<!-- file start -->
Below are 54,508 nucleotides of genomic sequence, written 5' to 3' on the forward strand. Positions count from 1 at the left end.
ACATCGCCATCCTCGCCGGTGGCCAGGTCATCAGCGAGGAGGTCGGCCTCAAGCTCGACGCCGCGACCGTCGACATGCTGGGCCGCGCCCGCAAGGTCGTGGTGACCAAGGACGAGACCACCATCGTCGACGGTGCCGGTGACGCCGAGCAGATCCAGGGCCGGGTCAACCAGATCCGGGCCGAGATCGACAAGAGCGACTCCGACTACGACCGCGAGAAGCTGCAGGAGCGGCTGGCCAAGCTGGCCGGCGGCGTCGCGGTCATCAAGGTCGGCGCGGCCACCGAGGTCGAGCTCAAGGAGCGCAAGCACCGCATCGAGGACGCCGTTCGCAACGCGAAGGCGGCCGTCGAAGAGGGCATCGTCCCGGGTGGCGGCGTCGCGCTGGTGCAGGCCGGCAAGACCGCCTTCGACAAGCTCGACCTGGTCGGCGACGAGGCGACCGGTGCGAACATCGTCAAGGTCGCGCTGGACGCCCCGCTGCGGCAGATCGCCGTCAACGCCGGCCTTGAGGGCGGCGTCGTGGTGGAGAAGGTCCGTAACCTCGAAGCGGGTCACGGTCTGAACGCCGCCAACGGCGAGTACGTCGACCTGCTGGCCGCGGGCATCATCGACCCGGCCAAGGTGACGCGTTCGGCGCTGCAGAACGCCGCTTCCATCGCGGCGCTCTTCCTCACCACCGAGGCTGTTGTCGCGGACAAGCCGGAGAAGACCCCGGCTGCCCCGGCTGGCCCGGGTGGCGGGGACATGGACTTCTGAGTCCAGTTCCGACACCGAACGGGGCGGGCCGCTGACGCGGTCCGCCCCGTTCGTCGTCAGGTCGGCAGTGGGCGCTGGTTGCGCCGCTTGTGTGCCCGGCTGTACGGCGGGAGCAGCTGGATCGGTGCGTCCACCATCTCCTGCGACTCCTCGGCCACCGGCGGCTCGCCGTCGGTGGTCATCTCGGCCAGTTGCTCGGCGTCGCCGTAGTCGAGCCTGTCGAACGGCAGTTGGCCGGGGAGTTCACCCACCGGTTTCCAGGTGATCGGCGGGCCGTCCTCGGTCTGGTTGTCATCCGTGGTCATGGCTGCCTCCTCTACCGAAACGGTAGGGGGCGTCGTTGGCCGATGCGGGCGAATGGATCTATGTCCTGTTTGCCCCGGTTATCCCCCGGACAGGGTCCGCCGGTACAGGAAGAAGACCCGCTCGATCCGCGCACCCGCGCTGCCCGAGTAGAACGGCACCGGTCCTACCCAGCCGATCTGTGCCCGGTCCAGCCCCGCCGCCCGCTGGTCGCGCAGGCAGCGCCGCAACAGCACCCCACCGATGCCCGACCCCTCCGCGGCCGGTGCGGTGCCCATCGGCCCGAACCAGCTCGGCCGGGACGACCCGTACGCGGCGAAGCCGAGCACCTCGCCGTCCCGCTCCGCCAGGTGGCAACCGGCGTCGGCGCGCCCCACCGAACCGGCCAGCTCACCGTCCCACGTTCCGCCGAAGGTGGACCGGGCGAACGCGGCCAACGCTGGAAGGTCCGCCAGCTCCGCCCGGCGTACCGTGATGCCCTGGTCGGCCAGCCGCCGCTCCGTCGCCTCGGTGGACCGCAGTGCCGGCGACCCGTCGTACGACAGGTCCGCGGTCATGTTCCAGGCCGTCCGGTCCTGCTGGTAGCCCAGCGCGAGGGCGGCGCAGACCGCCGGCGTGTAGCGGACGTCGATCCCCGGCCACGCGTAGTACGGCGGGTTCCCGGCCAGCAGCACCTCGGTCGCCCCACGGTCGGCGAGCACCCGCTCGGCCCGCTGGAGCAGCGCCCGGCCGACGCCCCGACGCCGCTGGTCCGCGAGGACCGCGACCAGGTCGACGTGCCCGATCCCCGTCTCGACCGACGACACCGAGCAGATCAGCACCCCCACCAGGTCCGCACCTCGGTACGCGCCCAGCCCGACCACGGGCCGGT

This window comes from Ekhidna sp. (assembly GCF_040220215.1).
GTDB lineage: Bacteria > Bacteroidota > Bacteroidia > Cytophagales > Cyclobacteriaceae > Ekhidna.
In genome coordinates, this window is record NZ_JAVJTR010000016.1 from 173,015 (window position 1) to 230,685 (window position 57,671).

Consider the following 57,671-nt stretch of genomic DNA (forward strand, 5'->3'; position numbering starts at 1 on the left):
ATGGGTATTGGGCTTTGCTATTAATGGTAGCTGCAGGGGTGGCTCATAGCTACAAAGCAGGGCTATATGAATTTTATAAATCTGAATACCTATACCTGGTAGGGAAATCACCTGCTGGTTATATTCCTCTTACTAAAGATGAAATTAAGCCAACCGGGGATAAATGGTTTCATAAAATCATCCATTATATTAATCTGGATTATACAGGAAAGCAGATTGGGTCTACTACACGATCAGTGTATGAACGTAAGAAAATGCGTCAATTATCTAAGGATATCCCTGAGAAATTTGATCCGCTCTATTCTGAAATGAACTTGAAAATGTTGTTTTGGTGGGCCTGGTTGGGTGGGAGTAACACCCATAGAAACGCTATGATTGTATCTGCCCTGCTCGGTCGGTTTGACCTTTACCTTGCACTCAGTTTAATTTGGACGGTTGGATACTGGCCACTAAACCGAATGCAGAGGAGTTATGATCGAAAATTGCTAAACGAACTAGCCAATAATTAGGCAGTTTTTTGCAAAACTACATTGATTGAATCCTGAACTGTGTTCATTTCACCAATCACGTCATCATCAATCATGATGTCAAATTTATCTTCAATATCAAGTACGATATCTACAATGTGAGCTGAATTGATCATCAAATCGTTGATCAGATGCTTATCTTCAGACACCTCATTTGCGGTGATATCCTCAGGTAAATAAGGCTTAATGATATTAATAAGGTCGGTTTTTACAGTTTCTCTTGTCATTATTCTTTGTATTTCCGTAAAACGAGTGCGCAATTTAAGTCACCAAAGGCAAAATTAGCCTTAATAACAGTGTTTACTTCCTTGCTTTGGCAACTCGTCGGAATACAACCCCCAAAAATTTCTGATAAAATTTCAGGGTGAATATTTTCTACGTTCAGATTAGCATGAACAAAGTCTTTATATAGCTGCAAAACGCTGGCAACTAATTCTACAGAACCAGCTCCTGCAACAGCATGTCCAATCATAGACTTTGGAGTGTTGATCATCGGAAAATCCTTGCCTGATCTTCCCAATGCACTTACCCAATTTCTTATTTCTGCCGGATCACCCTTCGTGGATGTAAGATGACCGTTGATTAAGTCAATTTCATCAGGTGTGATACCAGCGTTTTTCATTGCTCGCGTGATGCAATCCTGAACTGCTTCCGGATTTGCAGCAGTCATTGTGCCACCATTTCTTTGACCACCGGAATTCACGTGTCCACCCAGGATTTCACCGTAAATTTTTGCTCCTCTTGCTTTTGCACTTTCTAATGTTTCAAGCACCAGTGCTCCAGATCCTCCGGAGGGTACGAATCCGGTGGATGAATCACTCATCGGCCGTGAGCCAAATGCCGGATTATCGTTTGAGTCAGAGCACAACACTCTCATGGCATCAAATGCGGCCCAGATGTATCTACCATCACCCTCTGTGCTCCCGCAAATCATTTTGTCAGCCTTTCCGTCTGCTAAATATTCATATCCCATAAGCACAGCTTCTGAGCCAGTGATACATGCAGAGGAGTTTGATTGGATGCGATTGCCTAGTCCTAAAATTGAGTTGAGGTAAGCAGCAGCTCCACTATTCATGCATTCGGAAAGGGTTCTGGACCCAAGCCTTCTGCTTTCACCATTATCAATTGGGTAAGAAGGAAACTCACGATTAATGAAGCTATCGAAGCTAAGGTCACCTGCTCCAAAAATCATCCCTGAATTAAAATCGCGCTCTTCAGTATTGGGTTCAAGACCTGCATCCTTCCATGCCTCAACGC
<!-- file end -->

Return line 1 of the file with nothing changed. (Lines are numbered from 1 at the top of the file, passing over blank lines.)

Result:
Below are 54,508 nucleotides of genomic sequence, written 5' to 3' on the forward strand. Positions count from 1 at the left end.